Houston Estate Probate Lawyer
Issues that are likely to spur the contesting of a Will or an Estate can include:
- “Lost” original Will
- Dementia and Alzheimer’s
- Misappropriation of Trust Funds
- Undue Influence
- Lacking Capacity
- Elder Abuse
- Pretermitted child (born after the Will)
- Born out of wedlock
- Predatory Family or “Friends”
- “Twilight” Marriages
In many cases, the testator of the purported “Will”; lacked full mental capacity; i.e., was senile, was delusional, was of unsound mind at the time the alleged “Will” was executed by the testator.
For instance, the testator may have suffered from the following conditions: Dementia, Alzheimer’s disease, senility, depression, mental illness or was over medicated. Perhaps, they suffered from other debilitating conditions and disorders both physical and mental that affected their cognitive function or reasoning ability.
Further, the testator may have been subjected to fraud, coercion (mislead), or undue influence during the purported Wills creation. Sometimes, the “purported” Will was not executed correctly or the implementation of the alleged Will has been corrupted. Sometimes, the testator was given a document that they did not understand or even know what it was.
Alternatively, there could be ambiguities in the document, or the Will is a forgery or the “purported” Will does not conform to legal requirements to be a valid Will as to the number and nature of the witnesses during execution of the document.
If the purported Will is thrown out, the court may disallow only the part of the Will that was challenged or they can throw out the entire Will of the decedent and therefore distributing the property as if the person died without a Will or in some cases use the last previous valid Will, depending on state law and the specific facts and circumstances.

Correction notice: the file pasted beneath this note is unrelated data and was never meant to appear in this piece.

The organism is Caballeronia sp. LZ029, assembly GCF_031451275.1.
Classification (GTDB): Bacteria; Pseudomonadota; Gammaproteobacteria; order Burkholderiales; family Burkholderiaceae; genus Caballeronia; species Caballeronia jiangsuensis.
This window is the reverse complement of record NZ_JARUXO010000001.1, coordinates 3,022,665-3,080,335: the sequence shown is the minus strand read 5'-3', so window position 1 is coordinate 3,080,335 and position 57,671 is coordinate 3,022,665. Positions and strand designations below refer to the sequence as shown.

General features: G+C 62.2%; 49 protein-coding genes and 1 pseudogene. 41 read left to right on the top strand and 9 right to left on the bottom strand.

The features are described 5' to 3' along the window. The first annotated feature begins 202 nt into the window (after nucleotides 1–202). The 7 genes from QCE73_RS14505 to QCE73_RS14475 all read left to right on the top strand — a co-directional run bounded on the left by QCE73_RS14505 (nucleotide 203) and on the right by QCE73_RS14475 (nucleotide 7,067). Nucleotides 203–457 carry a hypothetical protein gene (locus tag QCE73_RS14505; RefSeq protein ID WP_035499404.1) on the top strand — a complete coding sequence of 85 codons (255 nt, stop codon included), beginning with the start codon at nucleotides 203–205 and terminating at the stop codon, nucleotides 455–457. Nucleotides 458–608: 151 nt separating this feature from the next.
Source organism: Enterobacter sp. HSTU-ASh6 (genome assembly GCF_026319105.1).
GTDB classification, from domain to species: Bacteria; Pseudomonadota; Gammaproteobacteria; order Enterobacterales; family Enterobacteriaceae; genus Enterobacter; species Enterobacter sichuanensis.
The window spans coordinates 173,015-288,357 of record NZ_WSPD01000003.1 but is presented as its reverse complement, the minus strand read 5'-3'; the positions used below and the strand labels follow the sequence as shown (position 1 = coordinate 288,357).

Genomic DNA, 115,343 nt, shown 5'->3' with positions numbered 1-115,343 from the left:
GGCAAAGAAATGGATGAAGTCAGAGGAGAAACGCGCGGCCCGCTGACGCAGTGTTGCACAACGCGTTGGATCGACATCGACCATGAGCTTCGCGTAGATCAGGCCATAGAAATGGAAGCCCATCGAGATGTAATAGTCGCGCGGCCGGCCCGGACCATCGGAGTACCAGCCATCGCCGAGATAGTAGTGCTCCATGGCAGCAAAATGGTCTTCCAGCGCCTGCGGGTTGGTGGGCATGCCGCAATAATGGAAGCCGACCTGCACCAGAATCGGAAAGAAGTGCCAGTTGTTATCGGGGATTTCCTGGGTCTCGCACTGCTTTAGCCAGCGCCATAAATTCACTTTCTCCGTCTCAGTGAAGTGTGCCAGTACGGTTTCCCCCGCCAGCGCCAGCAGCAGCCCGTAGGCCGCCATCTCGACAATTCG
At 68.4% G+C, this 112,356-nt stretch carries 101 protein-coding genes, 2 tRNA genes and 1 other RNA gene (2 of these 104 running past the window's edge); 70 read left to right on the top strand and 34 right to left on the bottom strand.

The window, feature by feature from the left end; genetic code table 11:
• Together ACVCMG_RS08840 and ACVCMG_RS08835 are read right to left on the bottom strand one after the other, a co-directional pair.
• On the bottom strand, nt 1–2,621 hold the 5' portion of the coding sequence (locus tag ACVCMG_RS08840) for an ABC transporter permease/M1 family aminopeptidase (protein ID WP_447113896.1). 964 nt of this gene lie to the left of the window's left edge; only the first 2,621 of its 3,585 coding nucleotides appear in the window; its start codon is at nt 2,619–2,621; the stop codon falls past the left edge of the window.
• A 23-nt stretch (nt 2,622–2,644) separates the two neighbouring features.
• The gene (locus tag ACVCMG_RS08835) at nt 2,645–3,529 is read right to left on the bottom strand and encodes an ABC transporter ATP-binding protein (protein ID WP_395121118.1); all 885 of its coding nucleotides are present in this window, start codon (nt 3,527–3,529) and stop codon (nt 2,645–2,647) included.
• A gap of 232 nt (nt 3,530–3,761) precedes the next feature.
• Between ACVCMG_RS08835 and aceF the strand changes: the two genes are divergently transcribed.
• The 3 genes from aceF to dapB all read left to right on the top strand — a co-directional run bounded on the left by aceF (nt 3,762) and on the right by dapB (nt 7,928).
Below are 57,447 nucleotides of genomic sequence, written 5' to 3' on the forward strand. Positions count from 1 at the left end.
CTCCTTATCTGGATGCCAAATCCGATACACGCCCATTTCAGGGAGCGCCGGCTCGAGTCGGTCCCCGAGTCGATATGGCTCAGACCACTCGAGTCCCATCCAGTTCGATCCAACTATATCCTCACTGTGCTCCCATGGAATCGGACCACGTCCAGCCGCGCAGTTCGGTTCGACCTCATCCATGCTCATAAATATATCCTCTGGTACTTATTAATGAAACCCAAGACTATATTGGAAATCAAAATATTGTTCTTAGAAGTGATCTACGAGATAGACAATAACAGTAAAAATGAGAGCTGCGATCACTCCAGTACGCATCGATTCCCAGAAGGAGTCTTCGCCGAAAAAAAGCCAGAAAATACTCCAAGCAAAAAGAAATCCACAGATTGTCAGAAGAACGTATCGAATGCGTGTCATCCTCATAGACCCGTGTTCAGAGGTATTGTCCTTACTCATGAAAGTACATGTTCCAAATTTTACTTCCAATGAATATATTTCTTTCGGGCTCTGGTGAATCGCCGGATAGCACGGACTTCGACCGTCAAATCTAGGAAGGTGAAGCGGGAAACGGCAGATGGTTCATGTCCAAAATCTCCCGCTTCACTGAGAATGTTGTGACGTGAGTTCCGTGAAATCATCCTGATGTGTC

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PROBATE PROCESS, COSTS AND TIME
As your Houston probate attorney, I can offer flat fees or hourly fees for a probate administration for most types of estate administrations in all the probate courts in the Houston, San Antonio, Dallas, and Austin areas of Texas. Under certain circumstances, I may agree to be paid from the estate in a probate estate administration or on contingency.
PROBATE ADMINISTRATOR PROCEDURE
Typically, the executor or administrator files the probate application with the help of their probate attorney and original will if applicable. Following application there is a posting period for a Will or administration for at least ten days before the executor or administrator can probate the Will and/or have an estate administration if an intestate heirship (an estate administration without a will).
At the probate hearing, the executor or administrator proves the validity of the Will and seeks to be appointed executor or administrator with the aid of their attorney. After the probate hearing, the executor or administrator will receive “letters of testamentary” or “letters of administration” from the probate court. Thereafter, if there is an independent administration granted by the probate court the executor or administrator collects estate assets. The probate court will expect the administrator or executor to do an estate inventory and file a notice to creditors for the estate with the aid of their attorney. There is also a requirement of notice to the heirs from the executor or administrator. For independent administrations this completes most of the functions of the administrator or executor.
As your Texas estate attorney, I will be involved in each step of the probate process. Will probates can be completed within several weeks. Estate administrations that are intestate (no Will) can take a month or more depending on the probate court.